Aldi’s unselling approach is the point, and loyalty is the bonus

In response to a piece which called out Aldi's new anti-loyalty card ads for missing the point, Overdose's Rob Cain argues the point is exactly that: loyalty.

Loyalty and truth, secrets and lies, and authenticity — all core and dynamic elements in marketing — are in the spotlight with Aldi’s recent ad taking aim at the integrity of loyalty programs. 

Yet the feisty discussion around Aldi’s ad is missing the central message, mostly defending loyalty programs and questioning Aldi’s effectiveness.

It has missed what both brands and consumers should be taking from it, which is Aldi’s unselling approach and the deeper unselling message — that Aldi delivers what it promises, no more, no less.

By unselling loyalty programs in a market where consumers lap up loyalty programs, Aldi reinforced its loyalty to its customers and their need for cheaper, high quality groceries. It’s also communicating, somewhat radically, that it’s prepared to compromise the frills of the market to focus on value.

Delivering consumer needs is not always simple to achieve. Aldi’s unselling approach comes on the heels of energy company AGL’s “The Art of the Un-Sell” campaign amid widespread mistrust of the energy sector. It is one brands evolving into the digital retail age should adopt: don’t do many things, half well – do one thing exceptionally.

Digital retail is at a boom point in Australia. There are brands, new and established doing amazingly — stalwarts such as The Iconic and Adore Beauty, and newer standouts birdsnest and Show Po, which have built incredible loyalty by doing one thing well and with messages that care more about consumer relationships and clarity of purpose than cleverness.

Brands embracing unselling both in practice and in their messaging are striking gold by tapping into the essentials: listening to consumers, then telling consumers what they don’t do in order to focus on what they do do.

Unselling is both radical and tried and true. Radical because it can, by its very nature, spotlight a brand’s limitations, and yet, in embracing its limitations, essentially eliminate them. Tried and true because the successful unselling brands understand that consumers want transparency and honesty. That is: loyalty.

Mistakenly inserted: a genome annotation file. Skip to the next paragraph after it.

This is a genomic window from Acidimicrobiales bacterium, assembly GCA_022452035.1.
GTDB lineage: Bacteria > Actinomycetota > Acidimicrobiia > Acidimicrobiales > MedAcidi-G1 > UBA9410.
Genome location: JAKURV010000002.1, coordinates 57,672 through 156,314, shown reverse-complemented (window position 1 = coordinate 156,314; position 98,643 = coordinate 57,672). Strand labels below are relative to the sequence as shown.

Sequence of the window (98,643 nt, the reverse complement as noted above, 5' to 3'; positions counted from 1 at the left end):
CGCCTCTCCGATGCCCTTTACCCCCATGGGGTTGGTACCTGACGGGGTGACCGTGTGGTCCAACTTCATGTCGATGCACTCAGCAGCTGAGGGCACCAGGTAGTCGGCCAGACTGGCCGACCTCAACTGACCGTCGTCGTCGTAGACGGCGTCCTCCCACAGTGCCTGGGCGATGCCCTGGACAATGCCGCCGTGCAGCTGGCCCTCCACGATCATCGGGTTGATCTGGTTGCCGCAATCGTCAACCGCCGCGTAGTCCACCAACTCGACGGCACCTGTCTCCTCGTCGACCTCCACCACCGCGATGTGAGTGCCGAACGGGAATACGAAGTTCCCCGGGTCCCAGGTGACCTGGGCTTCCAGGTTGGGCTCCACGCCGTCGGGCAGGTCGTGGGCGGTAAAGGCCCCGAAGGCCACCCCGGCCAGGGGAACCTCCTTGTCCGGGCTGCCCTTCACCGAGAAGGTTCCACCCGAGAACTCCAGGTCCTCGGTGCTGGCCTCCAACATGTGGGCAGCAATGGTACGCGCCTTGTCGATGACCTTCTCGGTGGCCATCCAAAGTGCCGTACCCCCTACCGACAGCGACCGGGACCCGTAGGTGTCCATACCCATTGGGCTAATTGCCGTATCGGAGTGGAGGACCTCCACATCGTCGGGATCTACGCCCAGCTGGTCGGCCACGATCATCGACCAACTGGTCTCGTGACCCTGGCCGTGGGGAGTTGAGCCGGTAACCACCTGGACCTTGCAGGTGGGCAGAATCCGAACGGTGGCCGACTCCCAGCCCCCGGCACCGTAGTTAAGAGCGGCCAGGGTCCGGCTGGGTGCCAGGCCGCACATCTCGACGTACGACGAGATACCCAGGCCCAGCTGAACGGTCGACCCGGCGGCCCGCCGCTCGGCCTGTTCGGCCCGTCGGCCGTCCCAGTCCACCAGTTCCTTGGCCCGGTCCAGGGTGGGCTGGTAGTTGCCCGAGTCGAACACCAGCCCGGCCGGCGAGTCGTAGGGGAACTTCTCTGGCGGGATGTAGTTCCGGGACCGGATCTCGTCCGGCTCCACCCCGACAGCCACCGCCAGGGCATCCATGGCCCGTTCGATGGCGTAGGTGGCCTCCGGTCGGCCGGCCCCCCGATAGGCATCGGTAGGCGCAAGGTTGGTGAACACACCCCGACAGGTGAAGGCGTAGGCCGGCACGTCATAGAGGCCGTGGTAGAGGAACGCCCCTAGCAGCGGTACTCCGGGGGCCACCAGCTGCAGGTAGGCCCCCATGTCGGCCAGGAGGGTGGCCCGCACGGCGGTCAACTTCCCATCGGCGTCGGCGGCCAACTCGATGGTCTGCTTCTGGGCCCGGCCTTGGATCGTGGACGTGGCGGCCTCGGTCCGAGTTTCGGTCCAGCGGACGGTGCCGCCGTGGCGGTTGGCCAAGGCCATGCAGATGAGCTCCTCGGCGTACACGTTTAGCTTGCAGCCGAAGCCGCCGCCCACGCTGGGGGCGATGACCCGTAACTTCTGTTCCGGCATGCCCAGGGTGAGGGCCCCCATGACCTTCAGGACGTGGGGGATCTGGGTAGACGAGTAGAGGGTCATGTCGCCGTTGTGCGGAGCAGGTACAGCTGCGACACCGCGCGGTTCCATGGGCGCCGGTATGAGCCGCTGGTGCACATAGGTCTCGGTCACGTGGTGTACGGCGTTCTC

The unselling approach has evolved with bricks and mortar brands from iconic examples such as Patagonia, which has implored “Don’t Buy This Jacket”, Red Bull selling everything but energy drinks, and 42 Below, the New Zealand vodka brand that “has absolutely nothing going for it.”

The archetype, of course, is Aesop, the Aussie brand that has established its luxury self almost entirely around its lack of advertising. Aesop doesn’t sell hand cream or beautiful oils, it sells — or rather unsells — an experience, by taking advertising out of the experience. Aesop stores, with no advertising, and no pricing, are an unselling nirvana.

In the ecommerce world, Net-a Porter led from day one with its uncluttered message that it does not discount. It is what it is: designer fashion that offers a worldly experience and a luxury feeling. Net-A-Porter is a bellwether for not discounting, it doesn’t need to.

While Aesop and Net-a-Porter lead with unselling in its purest form, there are more and more ways to unsell. New Aussie brands such as The 5th have unsold abundance, selling watches only on the fifth of every month for five days.

Digital darlings Flora and Fauna, number five on the Inside Retail’s Top 50 ecommerce brands, is among more brands unselling profit and focusing on a socially conscious platform.

“Our vision is to drive change so that all global businesses are ethical, cruelty free and conscious in every aspect of their business. If our business becomes less relevant because other businesses are truly doing this we’ve achieved our goal.”

Fashion brand I Am Gia has built a queendom of almost 700,000 followers through styled photographs unselling polished fashion on Instagram — few words, lots of attitude that speaks urban diversity.

These gently disruptive, authentic and provocative approaches are all invaluable unselling tools that will help brands navigate some of the serious, and thrilling, challenges of giving consumers what they need. Unselling allows consumers to see through the frills and the bling, and will inspire brands to be not just “good different” but “exceptionally different.”

Rob Cain is managing director, Sydney, for Overdose.Digital.


Get the latest media and marketing industry news (and views) direct to your inbox.

Sign up to the free Mumbrella newsletter now.



Sign up to our free daily update to get the latest in media and marketing.